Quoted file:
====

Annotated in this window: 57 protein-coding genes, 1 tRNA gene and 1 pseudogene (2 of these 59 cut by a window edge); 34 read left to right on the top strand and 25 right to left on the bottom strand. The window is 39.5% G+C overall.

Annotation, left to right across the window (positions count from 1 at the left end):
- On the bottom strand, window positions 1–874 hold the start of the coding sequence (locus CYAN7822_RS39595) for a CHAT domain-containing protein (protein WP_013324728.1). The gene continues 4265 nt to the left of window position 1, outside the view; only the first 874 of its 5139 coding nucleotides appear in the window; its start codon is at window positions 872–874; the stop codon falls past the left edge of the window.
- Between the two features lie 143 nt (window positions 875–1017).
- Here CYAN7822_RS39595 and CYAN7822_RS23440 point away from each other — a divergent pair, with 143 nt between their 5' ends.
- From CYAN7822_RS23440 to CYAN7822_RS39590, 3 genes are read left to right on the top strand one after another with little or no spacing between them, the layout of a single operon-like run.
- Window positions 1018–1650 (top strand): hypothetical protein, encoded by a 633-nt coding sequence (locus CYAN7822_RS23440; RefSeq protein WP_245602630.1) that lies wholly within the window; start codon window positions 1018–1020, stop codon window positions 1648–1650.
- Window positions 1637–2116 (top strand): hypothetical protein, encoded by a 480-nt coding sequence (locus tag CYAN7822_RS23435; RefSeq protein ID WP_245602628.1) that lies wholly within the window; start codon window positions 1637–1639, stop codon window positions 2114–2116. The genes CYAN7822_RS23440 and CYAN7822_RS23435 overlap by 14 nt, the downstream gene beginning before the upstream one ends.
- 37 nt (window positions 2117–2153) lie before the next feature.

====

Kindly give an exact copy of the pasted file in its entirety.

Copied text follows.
Annotated in this window: 57 protein-coding genes, 1 tRNA gene and 1 pseudogene (2 of these 59 cut by a window edge); 34 read left to right on the top strand and 25 right to left on the bottom strand. The window is 39.5% G+C overall.

Annotation, left to right across the window (positions count from 1 at the left end):
- On the bottom strand, window positions 1–874 hold the start of the coding sequence (locus CYAN7822_RS39595) for a CHAT domain-containing protein (protein WP_013324728.1). The gene continues 4265 nt to the left of window position 1, outside the view; only the first 874 of its 5139 coding nucleotides appear in the window; its start codon is at window positions 872–874; the stop codon falls past the left edge of the window.
- Between the two features lie 143 nt (window positions 875–1017).
- Here CYAN7822_RS39595 and CYAN7822_RS23440 point away from each other — a divergent pair, with 143 nt between their 5' ends.
- From CYAN7822_RS23440 to CYAN7822_RS39590, 3 genes are read left to right on the top strand one after another with little or no spacing between them, the layout of a single operon-like run.
- Window positions 1018–1650 (top strand): hypothetical protein, encoded by a 633-nt coding sequence (locus CYAN7822_RS23440; RefSeq protein WP_245602630.1) that lies wholly within the window; start codon window positions 1018–1020, stop codon window positions 1648–1650.
- Window positions 1637–2116 (top strand): hypothetical protein, encoded by a 480-nt coding sequence (locus tag CYAN7822_RS23435; RefSeq protein ID WP_245602628.1) that lies wholly within the window; start codon window positions 1637–1639, stop codon window positions 2114–2116. The genes CYAN7822_RS23440 and CYAN7822_RS23435 overlap by 14 nt, the downstream gene beginning before the upstream one ends.
- 37 nt (window positions 2117–2153) lie before the next feature.